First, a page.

I’m in high school and I don’t want to say the ‘under god’ portion of the pledge of allegiance. I want to make a statement to say, I should not be required to say it (as I am an atheist) and for others at my school who are not comfortable with it whether they are of another religion than Christianity or simply atheist/agnostic. Since I go to school in a rather conservative area, I don’t want to cause harm to anyone close to me for my actions. What do you think would be a good way to make a statement about ‘under god’ in the pledge without a horrible backfire to me and others? Your help would be greatly appreciated! Thanks!
I would say that the best way to go about it is to not say it yourself. If there are any problems that are had with teachers then you should go to the administration and let them know that you don’t have to say the “under god” portion if you don’t want to. If THEY have a problem to it then politely ask them to take it up with the board or superintendent of the school district.
Even if you live in a relatively conservative area, there should be no reason for backlash. if you find yourself being threatened because of this, i’m sure there are organizations that (if approached properly) will fight on your behalf.
This is a totally touchy subject for a lot of people. I would recommend that which action you decide to take, that you are sure it’s what you want to do. Think about your safety first, because that’s more important than making a statement about religion.
I hope that this answered your question.
For millions of Americans, the only thing controversial about birth control is the fact that we’re still debating whether this basic health care should be covered by insurance.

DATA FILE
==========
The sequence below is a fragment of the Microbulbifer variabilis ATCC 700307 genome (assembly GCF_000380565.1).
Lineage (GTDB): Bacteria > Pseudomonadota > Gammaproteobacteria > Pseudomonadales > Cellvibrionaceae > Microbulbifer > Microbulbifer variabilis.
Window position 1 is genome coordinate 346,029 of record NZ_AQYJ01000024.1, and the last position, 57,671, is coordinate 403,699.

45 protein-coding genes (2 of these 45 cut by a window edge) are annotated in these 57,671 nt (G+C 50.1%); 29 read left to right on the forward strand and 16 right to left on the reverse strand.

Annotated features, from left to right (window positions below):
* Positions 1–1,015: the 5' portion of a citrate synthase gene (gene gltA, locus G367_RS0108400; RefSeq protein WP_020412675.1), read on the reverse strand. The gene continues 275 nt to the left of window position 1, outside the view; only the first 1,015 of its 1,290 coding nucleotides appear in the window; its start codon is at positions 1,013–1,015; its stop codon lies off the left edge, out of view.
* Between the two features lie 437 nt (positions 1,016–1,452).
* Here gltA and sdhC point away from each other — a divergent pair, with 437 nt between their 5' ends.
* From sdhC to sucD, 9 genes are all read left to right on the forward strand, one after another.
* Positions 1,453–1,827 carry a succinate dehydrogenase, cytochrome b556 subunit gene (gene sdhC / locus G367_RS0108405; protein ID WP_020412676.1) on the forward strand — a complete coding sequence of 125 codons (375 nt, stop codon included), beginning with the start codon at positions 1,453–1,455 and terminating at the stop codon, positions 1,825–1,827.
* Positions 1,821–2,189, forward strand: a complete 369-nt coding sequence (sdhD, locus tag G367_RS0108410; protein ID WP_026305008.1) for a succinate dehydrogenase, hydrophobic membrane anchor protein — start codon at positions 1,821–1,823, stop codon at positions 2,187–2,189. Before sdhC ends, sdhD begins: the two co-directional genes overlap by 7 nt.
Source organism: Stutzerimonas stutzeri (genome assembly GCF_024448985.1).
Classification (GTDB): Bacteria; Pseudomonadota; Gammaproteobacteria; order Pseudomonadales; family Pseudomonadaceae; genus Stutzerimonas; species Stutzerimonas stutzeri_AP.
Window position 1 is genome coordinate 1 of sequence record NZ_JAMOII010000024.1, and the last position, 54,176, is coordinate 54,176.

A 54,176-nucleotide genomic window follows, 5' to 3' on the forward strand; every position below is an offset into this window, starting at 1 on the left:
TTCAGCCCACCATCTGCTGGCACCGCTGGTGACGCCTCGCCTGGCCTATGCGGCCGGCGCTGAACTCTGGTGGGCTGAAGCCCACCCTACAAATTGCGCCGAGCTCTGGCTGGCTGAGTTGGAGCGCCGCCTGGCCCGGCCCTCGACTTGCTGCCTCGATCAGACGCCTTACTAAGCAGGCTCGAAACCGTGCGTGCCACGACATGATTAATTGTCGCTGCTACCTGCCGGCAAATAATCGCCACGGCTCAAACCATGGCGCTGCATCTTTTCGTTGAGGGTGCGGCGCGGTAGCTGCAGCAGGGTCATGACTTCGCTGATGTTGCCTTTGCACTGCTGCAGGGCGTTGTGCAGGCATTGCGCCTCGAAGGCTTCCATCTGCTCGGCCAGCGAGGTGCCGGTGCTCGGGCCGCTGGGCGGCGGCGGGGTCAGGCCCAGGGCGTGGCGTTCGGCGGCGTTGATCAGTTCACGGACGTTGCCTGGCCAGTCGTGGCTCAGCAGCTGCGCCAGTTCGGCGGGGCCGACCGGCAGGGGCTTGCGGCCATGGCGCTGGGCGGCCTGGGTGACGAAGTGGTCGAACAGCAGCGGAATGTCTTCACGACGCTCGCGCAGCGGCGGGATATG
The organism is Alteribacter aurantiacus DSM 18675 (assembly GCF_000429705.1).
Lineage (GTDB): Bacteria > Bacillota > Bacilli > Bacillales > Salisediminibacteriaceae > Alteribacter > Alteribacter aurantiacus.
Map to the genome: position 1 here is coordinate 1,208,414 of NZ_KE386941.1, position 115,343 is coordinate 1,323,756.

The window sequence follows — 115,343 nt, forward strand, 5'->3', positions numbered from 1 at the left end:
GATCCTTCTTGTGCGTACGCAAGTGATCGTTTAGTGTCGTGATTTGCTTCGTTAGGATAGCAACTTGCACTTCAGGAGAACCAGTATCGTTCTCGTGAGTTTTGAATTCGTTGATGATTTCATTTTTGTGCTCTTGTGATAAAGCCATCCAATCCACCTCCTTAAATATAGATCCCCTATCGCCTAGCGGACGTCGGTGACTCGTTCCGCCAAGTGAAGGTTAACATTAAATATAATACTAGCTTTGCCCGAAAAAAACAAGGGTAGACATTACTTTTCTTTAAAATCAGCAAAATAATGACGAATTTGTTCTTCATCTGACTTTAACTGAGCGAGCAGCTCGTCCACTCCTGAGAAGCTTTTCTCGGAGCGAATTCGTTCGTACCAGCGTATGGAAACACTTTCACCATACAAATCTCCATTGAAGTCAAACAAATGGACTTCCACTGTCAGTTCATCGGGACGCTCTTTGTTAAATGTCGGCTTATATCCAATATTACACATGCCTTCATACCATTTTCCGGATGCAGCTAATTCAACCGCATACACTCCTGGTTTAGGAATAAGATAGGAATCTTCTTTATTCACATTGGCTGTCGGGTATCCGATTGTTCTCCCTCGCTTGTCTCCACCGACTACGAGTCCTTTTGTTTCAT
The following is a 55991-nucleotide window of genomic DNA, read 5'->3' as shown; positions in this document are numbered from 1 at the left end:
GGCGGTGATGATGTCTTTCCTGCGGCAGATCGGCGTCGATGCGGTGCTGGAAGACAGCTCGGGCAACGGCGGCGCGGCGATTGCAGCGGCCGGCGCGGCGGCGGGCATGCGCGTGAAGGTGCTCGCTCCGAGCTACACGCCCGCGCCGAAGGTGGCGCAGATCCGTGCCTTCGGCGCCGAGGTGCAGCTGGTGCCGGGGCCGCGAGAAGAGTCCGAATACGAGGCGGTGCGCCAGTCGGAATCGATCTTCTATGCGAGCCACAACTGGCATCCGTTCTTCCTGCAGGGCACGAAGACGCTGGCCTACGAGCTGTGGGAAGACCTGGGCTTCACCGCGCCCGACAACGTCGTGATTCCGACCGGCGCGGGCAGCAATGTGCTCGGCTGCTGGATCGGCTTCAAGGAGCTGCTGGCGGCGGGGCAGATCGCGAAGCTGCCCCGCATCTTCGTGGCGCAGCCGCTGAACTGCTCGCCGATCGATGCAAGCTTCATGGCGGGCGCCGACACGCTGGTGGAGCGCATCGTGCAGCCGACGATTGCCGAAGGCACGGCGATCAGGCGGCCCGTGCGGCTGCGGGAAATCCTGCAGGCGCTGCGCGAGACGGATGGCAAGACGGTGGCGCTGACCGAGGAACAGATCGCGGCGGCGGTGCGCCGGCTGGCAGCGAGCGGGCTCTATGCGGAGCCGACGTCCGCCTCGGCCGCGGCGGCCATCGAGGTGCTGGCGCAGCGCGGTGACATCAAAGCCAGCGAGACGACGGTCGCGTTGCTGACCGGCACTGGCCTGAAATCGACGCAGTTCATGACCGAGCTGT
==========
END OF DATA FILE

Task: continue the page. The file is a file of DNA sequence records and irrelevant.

”..The God Graveyard, old gods that have been worshiped throughout our history but are no longer prayed to, how many more will be thrown into the wind?…”
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July 10th 1925: Scopes Monkey Trial begins
On this day in 1925 the trial of John Scopes, who stood accused of teaching evolution and thus violating Tennessee’s Butler Act, began. The trial drew the attention of the nation, as to many it seemed as if Charles Darwin’s theory of evolution itself was on trial, especially its compatibility with religion (namely Christian Creationism). The most famous lawyers of the day argued the case, with former Democratic nominee for President William Jennings Bryan prosecuting and Clarence Darrow defending. Scopes was ultimately found guilty of teaching evolution, but was let free on a technicality. The trial was one of the most dramatic and famous in history and has since become synonymous with religious backlash against scientific progress.